Inhibition of adenosine A1 receptors abolished the nutritional ketosis-evoked delay in the onset of isoflurane-induced anesthesia in Wistar Albino Glaxo Rijswijk rats

Zsolt Kovács, Brigitta Brunner, Dominic P. D'Agostino, Csilla Ari

Research output: Contribution to journalArticle

Abstract

BACKGROUND: It has been demonstrated that administration of exogenous ketone supplement ketone salt (KS) and ketone ester (KE) increased blood ketone level and delayed the onset of isoflurane-induced anesthesia in different rodent models, such as Wistar Albino Glaxo Rijswijk (WAG/Rij) rats. The modulatory effect of adenosinergic system may have a role in the ketone supplementation-evoked effects on isoflurane-generated anesthesia. Thus, we investigated whether adenosine receptor antagonists can modulate the effect of exogenous ketone supplements on the onset of akinesia induced by isoflurane. METHODS: To investigate the effect of exogenous ketone supplements on anesthetic induction we used ketone supplement KE, KS, KEKS (1:1 mix of KE and KS), KSMCT and KEMCT (1:1 mix of KS and KE with medium chain triglyceride/MCT oil, respectively) in WAG/Rij rats. Animals were fed with standard diet (SD), which was supplemented by oral gavage of different ketone supplements (2.5 g/kg/day) for 1 week. After 7 days, isoflurane (3%) was administered for 5 min and the time until onset of isoflurane-induced anesthesia (time until immobility; light phase of anesthesia: loss of consciousness without movement) was measured. Changes in levels of blood β-hydroxybutyrate (βHB), blood glucose and body weight of animals were also recorded. To investigate the putative effects of adenosine receptors on ketone supplements-evoked influence on isoflurane-induced anesthesia we used a specific adenosine A1 receptor antagonist DPCPX (intraperitoneally/i.p. 0.2 mg/kg) and a selective adenosine A2A receptor antagonist SCH 58261 (i.p. 0.5 mg/kg) alone as well as in combination with KEKS. RESULTS: Significant increases were demonstrated in both blood βHB levels and the number of seconds required before isoflurane-induced anesthesia (immobility) after the final treatment by all exogenous ketone supplements. Moreover, this effect of exogenous ketone supplements positively correlated with blood βHB levels. It was also demonstrated that DPCPX completely abolished the effect of KEKS on isoflurane-induced anesthesia (time until immobility), but not SCH 58261. CONCLUSIONS: These findings strengthen our previous suggestion that exogenous ketone supplements may modulate the isoflurane-induced onset of anesthesia (immobility), likely through A1Rs.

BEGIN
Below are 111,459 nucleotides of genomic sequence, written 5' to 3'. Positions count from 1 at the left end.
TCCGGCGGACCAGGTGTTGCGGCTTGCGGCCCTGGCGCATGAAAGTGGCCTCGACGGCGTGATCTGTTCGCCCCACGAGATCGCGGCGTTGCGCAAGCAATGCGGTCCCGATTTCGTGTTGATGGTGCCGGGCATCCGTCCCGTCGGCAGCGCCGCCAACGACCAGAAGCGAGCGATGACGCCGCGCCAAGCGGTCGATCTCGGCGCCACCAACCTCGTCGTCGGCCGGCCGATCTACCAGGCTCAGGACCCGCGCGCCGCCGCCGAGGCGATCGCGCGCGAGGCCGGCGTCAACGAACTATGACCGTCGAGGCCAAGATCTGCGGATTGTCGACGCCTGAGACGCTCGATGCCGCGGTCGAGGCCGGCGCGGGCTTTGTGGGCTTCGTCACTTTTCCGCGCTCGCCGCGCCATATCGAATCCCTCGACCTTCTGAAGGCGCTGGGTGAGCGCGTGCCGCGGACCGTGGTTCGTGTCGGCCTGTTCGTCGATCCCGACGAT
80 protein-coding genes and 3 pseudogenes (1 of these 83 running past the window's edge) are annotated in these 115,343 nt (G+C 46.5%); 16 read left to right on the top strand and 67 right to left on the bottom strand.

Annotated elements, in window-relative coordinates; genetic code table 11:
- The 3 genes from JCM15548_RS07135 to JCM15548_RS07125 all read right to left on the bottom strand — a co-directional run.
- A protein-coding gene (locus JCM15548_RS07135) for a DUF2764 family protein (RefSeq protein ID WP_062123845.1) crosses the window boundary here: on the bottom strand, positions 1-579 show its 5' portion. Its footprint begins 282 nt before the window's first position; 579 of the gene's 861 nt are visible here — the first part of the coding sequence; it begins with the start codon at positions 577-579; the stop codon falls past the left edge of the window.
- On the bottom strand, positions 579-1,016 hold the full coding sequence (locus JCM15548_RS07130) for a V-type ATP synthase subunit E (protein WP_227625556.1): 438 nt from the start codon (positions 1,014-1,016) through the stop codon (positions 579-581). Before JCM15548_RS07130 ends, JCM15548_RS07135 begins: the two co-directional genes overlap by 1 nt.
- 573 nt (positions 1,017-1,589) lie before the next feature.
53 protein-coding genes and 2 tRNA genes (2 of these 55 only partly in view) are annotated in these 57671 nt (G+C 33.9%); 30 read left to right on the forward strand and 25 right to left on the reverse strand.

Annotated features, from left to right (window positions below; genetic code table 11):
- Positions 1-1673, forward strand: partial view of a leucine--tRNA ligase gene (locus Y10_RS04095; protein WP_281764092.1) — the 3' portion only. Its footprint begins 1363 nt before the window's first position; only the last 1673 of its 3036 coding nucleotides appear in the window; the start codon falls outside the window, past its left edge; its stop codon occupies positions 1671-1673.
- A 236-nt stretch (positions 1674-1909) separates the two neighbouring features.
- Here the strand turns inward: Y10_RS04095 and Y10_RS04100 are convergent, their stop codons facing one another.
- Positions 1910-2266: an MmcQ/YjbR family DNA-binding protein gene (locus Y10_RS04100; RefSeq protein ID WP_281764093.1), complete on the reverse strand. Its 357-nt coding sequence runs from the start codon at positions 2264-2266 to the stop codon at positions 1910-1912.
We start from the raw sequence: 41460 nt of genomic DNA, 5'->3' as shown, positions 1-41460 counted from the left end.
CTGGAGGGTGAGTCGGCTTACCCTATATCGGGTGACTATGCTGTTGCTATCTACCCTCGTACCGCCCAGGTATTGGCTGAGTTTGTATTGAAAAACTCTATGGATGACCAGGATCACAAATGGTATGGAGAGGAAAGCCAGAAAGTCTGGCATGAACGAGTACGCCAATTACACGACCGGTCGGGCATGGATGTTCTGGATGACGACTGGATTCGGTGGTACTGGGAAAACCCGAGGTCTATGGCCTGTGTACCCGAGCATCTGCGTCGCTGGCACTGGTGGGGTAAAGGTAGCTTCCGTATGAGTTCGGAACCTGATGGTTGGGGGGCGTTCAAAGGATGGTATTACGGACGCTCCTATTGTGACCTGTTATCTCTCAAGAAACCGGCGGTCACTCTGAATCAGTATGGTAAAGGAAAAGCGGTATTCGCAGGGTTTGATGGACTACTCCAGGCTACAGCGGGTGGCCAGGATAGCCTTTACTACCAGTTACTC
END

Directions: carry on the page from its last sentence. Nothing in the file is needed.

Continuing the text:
Original languageEnglish
Number of pages1
JournalBMC anesthesiology
Volume20
Issue number1
DOIs
Publication statusPublished - Jan 30 2020

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Keywords

  • Adenosine receptors
  • Anesthesia
  • Exogenous ketone supplements
  • Isoflurane
  • Ketosis

ASJC Scopus subject areas

  • Anesthesiology and Pain Medicine

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